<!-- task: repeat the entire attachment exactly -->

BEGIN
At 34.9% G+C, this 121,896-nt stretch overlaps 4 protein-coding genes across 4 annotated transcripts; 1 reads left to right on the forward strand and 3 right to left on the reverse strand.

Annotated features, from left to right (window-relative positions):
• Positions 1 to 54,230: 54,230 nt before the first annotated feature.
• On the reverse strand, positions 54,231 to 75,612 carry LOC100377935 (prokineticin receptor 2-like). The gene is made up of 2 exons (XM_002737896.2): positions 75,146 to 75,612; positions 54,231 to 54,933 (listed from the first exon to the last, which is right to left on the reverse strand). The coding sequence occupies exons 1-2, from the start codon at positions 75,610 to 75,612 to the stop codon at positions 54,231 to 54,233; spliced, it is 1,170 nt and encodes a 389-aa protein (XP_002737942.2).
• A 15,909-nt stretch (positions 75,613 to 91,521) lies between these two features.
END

At 34.9% G+C, this 121,896-nt stretch overlaps 4 protein-coding genes across 4 annotated transcripts; 1 reads left to right on the forward strand and 3 right to left on the reverse strand.

Annotated features, from left to right (window-relative positions):
• Positions 1 to 54,230: 54,230 nt before the first annotated feature.
• On the reverse strand, positions 54,231 to 75,612 carry LOC100377935 (prokineticin receptor 2-like). The gene is made up of 2 exons (XM_002737896.2): positions 75,146 to 75,612; positions 54,231 to 54,933 (listed from the first exon to the last, which is right to left on the reverse strand). The coding sequence occupies exons 1-2, from the start codon at positions 75,610 to 75,612 to the stop codon at positions 54,231 to 54,233; spliced, it is 1,170 nt and encodes a 389-aa protein (XP_002737942.2).
• A 15,909-nt stretch (positions 75,613 to 91,521) lies between these two features.